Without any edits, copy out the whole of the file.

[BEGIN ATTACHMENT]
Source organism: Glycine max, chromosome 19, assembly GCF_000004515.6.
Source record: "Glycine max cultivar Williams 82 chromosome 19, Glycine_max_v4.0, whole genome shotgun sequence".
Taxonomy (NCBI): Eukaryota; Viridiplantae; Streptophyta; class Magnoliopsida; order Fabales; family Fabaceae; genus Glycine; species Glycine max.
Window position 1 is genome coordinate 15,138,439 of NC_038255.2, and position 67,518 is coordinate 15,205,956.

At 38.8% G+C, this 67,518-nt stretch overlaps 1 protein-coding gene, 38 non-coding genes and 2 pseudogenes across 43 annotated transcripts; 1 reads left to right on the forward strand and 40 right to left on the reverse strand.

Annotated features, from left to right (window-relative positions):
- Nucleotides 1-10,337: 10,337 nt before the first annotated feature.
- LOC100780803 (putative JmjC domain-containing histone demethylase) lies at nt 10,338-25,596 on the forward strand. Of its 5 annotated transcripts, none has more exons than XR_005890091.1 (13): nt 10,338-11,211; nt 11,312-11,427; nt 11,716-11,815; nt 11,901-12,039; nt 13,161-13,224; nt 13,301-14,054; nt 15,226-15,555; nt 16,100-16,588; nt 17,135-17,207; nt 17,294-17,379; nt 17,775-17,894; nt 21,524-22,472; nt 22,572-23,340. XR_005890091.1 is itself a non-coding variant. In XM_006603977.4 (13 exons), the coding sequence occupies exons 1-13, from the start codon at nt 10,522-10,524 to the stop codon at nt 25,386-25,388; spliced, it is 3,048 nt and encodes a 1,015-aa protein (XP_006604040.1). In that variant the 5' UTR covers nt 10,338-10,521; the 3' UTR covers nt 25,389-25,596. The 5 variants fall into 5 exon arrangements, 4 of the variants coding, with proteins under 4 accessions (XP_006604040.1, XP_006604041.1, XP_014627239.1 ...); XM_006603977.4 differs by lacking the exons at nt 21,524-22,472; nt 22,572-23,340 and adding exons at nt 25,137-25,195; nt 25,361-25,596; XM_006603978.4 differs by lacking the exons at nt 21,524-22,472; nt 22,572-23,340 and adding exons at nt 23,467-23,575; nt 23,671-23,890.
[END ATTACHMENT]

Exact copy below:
Source organism: Glycine max, chromosome 19, assembly GCF_000004515.6.
Source record: "Glycine max cultivar Williams 82 chromosome 19, Glycine_max_v4.0, whole genome shotgun sequence".
Taxonomy (NCBI): Eukaryota; Viridiplantae; Streptophyta; class Magnoliopsida; order Fabales; family Fabaceae; genus Glycine; species Glycine max.
Window position 1 is genome coordinate 15,138,439 of NC_038255.2, and position 67,518 is coordinate 15,205,956.

At 38.8% G+C, this 67,518-nt stretch overlaps 1 protein-coding gene, 38 non-coding genes and 2 pseudogenes across 43 annotated transcripts; 1 reads left to right on the forward strand and 40 right to left on the reverse strand.

Annotated features, from left to right (window-relative positions):
- Nucleotides 1-10,337: 10,337 nt before the first annotated feature.
- LOC100780803 (putative JmjC domain-containing histone demethylase) lies at nt 10,338-25,596 on the forward strand. Of its 5 annotated transcripts, none has more exons than XR_005890091.1 (13): nt 10,338-11,211; nt 11,312-11,427; nt 11,716-11,815; nt 11,901-12,039; nt 13,161-13,224; nt 13,301-14,054; nt 15,226-15,555; nt 16,100-16,588; nt 17,135-17,207; nt 17,294-17,379; nt 17,775-17,894; nt 21,524-22,472; nt 22,572-23,340. XR_005890091.1 is itself a non-coding variant. In XM_006603977.4 (13 exons), the coding sequence occupies exons 1-13, from the start codon at nt 10,522-10,524 to the stop codon at nt 25,386-25,388; spliced, it is 3,048 nt and encodes a 1,015-aa protein (XP_006604040.1). In that variant the 5' UTR covers nt 10,338-10,521; the 3' UTR covers nt 25,389-25,596. The 5 variants fall into 5 exon arrangements, 4 of the variants coding, with proteins under 4 accessions (XP_006604040.1, XP_006604041.1, XP_014627239.1 ...); XM_006603977.4 differs by lacking the exons at nt 21,524-22,472; nt 22,572-23,340 and adding exons at nt 25,137-25,195; nt 25,361-25,596; XM_006603978.4 differs by lacking the exons at nt 21,524-22,472; nt 22,572-23,340 and adding exons at nt 23,467-23,575; nt 23,671-23,890.